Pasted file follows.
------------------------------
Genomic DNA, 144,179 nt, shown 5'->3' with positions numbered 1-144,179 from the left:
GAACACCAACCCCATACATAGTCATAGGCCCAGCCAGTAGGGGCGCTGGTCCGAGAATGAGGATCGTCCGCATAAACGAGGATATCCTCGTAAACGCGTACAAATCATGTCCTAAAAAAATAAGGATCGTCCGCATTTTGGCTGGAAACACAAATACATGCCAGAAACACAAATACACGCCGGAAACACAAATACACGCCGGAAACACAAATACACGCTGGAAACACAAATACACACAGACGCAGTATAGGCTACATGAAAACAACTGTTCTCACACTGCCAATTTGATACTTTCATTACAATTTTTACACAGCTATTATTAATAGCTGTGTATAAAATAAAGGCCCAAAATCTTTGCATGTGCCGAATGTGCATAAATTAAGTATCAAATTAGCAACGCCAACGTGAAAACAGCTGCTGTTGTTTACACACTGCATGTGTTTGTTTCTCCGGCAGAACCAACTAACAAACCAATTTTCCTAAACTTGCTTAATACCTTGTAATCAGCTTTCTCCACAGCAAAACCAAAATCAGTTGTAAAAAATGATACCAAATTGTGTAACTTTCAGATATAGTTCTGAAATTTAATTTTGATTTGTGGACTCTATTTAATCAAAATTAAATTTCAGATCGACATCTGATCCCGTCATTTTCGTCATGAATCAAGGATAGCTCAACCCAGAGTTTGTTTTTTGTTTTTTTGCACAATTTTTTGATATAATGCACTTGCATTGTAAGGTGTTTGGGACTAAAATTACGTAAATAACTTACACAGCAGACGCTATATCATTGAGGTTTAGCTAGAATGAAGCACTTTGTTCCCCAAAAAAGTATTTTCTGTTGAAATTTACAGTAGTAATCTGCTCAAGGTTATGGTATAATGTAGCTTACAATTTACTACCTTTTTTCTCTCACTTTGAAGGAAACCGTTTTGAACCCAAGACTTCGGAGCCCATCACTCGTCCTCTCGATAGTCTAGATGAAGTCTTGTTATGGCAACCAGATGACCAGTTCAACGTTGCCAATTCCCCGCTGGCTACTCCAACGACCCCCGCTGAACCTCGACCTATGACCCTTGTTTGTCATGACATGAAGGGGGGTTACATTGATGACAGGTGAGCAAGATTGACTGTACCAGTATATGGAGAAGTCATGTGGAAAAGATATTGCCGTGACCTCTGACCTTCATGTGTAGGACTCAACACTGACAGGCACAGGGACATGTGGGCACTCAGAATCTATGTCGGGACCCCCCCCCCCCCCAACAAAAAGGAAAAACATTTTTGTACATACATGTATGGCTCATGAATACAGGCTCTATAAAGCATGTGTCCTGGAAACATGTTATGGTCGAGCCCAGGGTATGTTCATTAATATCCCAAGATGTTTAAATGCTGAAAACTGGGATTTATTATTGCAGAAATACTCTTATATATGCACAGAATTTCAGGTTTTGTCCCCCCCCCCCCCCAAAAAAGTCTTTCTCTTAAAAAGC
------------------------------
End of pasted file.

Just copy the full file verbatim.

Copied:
Genomic DNA, 144,179 nt, shown 5'->3' with positions numbered 1-144,179 from the left:
GAACACCAACCCCATACATAGTCATAGGCCCAGCCAGTAGGGGCGCTGGTCCGAGAATGAGGATCGTCCGCATAAACGAGGATATCCTCGTAAACGCGTACAAATCATGTCCTAAAAAAATAAGGATCGTCCGCATTTTGGCTGGAAACACAAATACATGCCAGAAACACAAATACACGCCGGAAACACAAATACACGCCGGAAACACAAATACACGCTGGAAACACAAATACACACAGACGCAGTATAGGCTACATGAAAACAACTGTTCTCACACTGCCAATTTGATACTTTCATTACAATTTTTACACAGCTATTATTAATAGCTGTGTATAAAATAAAGGCCCAAAATCTTTGCATGTGCCGAATGTGCATAAATTAAGTATCAAATTAGCAACGCCAACGTGAAAACAGCTGCTGTTGTTTACACACTGCATGTGTTTGTTTCTCCGGCAGAACCAACTAACAAACCAATTTTCCTAAACTTGCTTAATACCTTGTAATCAGCTTTCTCCACAGCAAAACCAAAATCAGTTGTAAAAAATGATACCAAATTGTGTAACTTTCAGATATAGTTCTGAAATTTAATTTTGATTTGTGGACTCTATTTAATCAAAATTAAATTTCAGATCGACATCTGATCCCGTCATTTTCGTCATGAATCAAGGATAGCTCAACCCAGAGTTTGTTTTTTGTTTTTTTGCACAATTTTTTGATATAATGCACTTGCATTGTAAGGTGTTTGGGACTAAAATTACGTAAATAACTTACACAGCAGACGCTATATCATTGAGGTTTAGCTAGAATGAAGCACTTTGTTCCCCAAAAAAGTATTTTCTGTTGAAATTTACAGTAGTAATCTGCTCAAGGTTATGGTATAATGTAGCTTACAATTTACTACCTTTTTTCTCTCACTTTGAAGGAAACCGTTTTGAACCCAAGACTTCGGAGCCCATCACTCGTCCTCTCGATAGTCTAGATGAAGTCTTGTTATGGCAACCAGATGACCAGTTCAACGTTGCCAATTCCCCGCTGGCTACTCCAACGACCCCCGCTGAACCTCGACCTATGACCCTTGTTTGTCATGACATGAAGGGGGGTTACATTGATGACAGGTGAGCAAGATTGACTGTACCAGTATATGGAGAAGTCATGTGGAAAAGATATTGCCGTGACCTCTGACCTTCATGTGTAGGACTCAACACTGACAGGCACAGGGACATGTGGGCACTCAGAATCTATGTCGGGACCCCCCCCCCCCCCAACAAAAAGGAAAAACATTTTTGTACATACATGTATGGCTCATGAATACAGGCTCTATAAAGCATGTGTCCTGGAAACATGTTATGGTCGAGCCCAGGGTATGTTCATTAATATCCCAAGATGTTTAAATGCTGAAAACTGGGATTTATTATTGCAGAAATACTCTTATATATGCACAGAATTTCAGGTTTTGTCCCCCCCCCCCCCCAAAAAAGTCTTTCTCTTAAAAAGC